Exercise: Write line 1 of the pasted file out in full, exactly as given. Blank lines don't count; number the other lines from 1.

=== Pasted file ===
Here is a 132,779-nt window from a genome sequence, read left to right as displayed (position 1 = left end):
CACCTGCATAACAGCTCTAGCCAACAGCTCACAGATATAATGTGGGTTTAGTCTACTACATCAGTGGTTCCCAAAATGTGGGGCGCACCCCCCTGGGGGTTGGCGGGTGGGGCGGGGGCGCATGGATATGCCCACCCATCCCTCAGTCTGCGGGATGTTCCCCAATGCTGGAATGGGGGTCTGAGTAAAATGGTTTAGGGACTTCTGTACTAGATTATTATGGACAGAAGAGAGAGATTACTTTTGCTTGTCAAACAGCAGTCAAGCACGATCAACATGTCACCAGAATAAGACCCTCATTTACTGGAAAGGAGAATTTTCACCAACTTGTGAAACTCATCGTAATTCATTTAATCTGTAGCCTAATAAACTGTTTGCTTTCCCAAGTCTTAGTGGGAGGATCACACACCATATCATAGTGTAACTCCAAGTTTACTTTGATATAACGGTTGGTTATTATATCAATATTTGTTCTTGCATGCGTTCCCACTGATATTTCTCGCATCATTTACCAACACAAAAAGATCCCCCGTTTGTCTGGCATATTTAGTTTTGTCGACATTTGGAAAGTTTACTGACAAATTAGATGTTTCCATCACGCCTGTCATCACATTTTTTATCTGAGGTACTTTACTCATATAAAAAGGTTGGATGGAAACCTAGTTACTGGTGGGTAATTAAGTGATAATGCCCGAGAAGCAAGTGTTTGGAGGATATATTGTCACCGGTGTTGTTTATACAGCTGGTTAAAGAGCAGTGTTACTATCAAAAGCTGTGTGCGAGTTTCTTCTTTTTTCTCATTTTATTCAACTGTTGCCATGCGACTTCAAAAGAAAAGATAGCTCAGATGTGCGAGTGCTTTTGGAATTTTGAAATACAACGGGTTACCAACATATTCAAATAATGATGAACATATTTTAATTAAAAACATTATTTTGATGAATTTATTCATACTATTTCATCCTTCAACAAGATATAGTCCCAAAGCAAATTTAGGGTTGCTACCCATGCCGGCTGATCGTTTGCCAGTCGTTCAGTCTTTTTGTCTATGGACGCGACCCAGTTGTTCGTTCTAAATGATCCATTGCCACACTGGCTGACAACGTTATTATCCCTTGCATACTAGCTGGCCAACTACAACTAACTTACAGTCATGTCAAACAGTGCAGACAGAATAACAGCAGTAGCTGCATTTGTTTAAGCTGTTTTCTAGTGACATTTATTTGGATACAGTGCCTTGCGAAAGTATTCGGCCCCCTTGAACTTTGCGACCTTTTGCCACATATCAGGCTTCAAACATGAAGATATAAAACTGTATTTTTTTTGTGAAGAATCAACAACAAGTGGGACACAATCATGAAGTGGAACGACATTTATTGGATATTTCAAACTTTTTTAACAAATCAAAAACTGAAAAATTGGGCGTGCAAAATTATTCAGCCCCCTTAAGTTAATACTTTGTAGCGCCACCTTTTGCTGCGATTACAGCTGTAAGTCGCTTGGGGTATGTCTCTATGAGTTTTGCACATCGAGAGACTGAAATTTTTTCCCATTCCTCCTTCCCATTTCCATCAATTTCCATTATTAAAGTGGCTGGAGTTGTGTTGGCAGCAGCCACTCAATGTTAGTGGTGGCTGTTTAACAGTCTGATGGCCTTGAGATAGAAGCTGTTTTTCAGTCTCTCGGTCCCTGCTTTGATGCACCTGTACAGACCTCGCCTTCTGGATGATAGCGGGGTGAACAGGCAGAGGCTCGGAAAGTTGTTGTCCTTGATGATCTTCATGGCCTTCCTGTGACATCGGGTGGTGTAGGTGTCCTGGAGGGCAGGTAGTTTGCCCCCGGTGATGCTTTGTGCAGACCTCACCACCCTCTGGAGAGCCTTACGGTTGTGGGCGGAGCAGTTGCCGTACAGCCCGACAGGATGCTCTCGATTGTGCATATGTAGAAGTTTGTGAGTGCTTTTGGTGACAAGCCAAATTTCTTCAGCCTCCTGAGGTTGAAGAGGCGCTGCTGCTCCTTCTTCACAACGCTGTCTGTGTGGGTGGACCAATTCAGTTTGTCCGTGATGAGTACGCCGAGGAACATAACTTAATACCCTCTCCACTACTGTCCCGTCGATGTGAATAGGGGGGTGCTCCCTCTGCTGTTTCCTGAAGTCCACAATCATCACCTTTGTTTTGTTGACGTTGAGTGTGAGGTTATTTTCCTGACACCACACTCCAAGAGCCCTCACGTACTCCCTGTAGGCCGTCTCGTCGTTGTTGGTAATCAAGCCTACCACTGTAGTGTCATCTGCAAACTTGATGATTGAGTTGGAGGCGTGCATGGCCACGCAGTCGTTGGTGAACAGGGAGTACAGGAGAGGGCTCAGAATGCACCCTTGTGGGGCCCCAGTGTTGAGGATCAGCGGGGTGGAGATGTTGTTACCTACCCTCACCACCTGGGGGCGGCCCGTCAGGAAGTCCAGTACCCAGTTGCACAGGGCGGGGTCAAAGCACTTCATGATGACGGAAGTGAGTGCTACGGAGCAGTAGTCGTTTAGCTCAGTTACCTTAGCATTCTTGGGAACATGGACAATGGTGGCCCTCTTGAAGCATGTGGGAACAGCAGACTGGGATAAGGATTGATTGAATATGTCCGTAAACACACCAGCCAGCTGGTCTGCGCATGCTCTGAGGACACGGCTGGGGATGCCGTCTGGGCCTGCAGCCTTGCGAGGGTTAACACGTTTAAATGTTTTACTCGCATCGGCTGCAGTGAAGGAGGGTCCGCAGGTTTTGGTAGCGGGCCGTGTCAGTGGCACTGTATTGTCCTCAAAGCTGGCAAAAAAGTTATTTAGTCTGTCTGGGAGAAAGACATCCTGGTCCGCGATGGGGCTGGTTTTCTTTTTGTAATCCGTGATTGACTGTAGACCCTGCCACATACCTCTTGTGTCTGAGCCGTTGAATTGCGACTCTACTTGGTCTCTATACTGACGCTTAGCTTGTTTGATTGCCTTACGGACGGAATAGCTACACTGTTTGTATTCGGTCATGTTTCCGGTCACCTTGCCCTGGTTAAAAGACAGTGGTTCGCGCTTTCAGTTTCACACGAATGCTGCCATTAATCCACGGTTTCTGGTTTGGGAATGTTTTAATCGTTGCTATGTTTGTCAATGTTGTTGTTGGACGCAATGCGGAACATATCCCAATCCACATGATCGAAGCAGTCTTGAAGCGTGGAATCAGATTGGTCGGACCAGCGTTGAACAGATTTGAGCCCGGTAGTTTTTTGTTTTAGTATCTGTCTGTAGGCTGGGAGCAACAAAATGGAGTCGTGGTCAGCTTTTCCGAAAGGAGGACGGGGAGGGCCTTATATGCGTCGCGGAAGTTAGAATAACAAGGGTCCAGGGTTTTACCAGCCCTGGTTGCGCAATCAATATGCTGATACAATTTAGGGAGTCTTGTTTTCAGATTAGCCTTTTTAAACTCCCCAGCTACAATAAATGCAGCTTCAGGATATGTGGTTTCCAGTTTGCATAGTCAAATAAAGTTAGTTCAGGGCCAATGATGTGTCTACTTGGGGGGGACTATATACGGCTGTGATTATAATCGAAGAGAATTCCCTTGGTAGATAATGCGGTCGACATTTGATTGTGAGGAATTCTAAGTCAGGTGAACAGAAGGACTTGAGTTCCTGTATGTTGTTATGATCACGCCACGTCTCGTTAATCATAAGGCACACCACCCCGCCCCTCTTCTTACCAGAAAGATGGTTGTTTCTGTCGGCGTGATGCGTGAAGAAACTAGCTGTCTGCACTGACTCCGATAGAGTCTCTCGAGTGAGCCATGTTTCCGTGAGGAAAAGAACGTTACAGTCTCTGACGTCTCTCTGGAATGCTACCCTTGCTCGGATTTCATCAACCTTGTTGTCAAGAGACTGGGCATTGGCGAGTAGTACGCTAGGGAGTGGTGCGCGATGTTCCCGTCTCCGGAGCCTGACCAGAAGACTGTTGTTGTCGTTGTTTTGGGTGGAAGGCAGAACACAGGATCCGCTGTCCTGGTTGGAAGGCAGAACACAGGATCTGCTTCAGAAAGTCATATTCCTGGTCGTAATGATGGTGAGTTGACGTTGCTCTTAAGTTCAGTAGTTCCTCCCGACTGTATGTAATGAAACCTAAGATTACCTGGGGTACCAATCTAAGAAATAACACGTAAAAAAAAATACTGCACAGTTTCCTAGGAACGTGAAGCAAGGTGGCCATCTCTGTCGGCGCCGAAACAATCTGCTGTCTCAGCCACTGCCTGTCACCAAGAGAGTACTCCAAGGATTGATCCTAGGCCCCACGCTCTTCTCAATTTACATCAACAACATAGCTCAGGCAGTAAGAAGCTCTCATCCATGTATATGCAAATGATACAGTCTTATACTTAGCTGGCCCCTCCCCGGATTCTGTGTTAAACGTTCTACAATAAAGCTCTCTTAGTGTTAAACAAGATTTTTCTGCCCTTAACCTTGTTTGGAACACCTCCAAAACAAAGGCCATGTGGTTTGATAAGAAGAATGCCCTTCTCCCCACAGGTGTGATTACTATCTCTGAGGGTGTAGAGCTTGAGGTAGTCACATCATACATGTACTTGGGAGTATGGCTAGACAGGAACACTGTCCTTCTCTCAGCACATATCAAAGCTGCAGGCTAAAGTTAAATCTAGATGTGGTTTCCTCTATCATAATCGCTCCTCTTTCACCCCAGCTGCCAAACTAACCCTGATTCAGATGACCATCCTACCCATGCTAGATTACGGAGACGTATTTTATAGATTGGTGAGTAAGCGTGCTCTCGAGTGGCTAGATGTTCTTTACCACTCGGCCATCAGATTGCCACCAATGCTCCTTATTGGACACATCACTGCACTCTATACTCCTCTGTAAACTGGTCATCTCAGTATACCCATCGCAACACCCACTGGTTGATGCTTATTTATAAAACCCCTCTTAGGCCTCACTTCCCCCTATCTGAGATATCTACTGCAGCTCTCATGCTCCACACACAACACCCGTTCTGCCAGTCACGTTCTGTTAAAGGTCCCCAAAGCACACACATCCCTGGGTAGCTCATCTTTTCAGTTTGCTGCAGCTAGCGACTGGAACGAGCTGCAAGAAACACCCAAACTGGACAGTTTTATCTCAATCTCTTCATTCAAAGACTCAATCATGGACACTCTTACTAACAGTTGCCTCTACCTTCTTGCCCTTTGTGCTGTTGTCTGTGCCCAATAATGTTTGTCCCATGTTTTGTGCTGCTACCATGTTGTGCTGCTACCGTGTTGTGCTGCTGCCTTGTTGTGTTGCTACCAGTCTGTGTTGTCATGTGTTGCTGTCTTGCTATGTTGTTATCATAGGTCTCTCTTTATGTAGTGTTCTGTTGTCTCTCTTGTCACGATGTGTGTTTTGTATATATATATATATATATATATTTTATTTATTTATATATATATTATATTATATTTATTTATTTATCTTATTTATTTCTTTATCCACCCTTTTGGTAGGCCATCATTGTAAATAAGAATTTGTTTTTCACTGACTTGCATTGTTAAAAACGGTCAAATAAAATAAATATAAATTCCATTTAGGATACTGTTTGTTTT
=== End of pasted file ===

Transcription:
Here is a 132,779-nt window from a genome sequence, read left to right as displayed (position 1 = left end):